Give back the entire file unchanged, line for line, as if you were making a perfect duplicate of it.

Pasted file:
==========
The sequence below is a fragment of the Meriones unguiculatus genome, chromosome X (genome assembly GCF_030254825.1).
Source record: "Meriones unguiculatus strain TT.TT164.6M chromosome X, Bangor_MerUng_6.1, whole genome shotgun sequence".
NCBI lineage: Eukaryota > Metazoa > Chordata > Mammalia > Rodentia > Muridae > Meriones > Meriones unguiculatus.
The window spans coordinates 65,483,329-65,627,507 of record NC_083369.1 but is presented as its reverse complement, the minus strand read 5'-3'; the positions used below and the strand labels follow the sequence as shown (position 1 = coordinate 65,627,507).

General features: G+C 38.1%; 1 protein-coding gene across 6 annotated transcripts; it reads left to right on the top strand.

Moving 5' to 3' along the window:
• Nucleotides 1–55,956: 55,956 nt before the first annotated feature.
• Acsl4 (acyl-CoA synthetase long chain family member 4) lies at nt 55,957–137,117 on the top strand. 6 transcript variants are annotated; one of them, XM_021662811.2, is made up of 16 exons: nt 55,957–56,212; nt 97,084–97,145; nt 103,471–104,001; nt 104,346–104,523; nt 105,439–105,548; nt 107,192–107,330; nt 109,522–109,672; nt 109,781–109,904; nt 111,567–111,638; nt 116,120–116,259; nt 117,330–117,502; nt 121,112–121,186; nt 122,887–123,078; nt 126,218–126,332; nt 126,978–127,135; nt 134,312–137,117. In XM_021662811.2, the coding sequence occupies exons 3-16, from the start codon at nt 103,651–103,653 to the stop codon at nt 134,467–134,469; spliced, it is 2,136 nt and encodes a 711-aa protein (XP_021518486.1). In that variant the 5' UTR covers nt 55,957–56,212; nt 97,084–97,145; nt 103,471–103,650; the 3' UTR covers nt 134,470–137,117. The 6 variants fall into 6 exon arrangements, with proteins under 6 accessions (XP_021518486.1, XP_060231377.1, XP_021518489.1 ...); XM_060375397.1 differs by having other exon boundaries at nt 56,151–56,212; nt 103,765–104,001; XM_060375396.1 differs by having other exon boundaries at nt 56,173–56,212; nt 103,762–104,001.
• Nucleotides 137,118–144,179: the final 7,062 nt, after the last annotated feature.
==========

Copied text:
The sequence below is a fragment of the Meriones unguiculatus genome, chromosome X (genome assembly GCF_030254825.1).
Source record: "Meriones unguiculatus strain TT.TT164.6M chromosome X, Bangor_MerUng_6.1, whole genome shotgun sequence".
NCBI lineage: Eukaryota > Metazoa > Chordata > Mammalia > Rodentia > Muridae > Meriones > Meriones unguiculatus.
The window spans coordinates 65,483,329-65,627,507 of record NC_083369.1 but is presented as its reverse complement, the minus strand read 5'-3'; the positions used below and the strand labels follow the sequence as shown (position 1 = coordinate 65,627,507).

General features: G+C 38.1%; 1 protein-coding gene across 6 annotated transcripts; it reads left to right on the top strand.

Moving 5' to 3' along the window:
• Nucleotides 1–55,956: 55,956 nt before the first annotated feature.
• Acsl4 (acyl-CoA synthetase long chain family member 4) lies at nt 55,957–137,117 on the top strand. 6 transcript variants are annotated; one of them, XM_021662811.2, is made up of 16 exons: nt 55,957–56,212; nt 97,084–97,145; nt 103,471–104,001; nt 104,346–104,523; nt 105,439–105,548; nt 107,192–107,330; nt 109,522–109,672; nt 109,781–109,904; nt 111,567–111,638; nt 116,120–116,259; nt 117,330–117,502; nt 121,112–121,186; nt 122,887–123,078; nt 126,218–126,332; nt 126,978–127,135; nt 134,312–137,117. In XM_021662811.2, the coding sequence occupies exons 3-16, from the start codon at nt 103,651–103,653 to the stop codon at nt 134,467–134,469; spliced, it is 2,136 nt and encodes a 711-aa protein (XP_021518486.1). In that variant the 5' UTR covers nt 55,957–56,212; nt 97,084–97,145; nt 103,471–103,650; the 3' UTR covers nt 134,470–137,117. The 6 variants fall into 6 exon arrangements, with proteins under 6 accessions (XP_021518486.1, XP_060231377.1, XP_021518489.1 ...); XM_060375397.1 differs by having other exon boundaries at nt 56,151–56,212; nt 103,765–104,001; XM_060375396.1 differs by having other exon boundaries at nt 56,173–56,212; nt 103,762–104,001.
• Nucleotides 137,118–144,179: the final 7,062 nt, after the last annotated feature.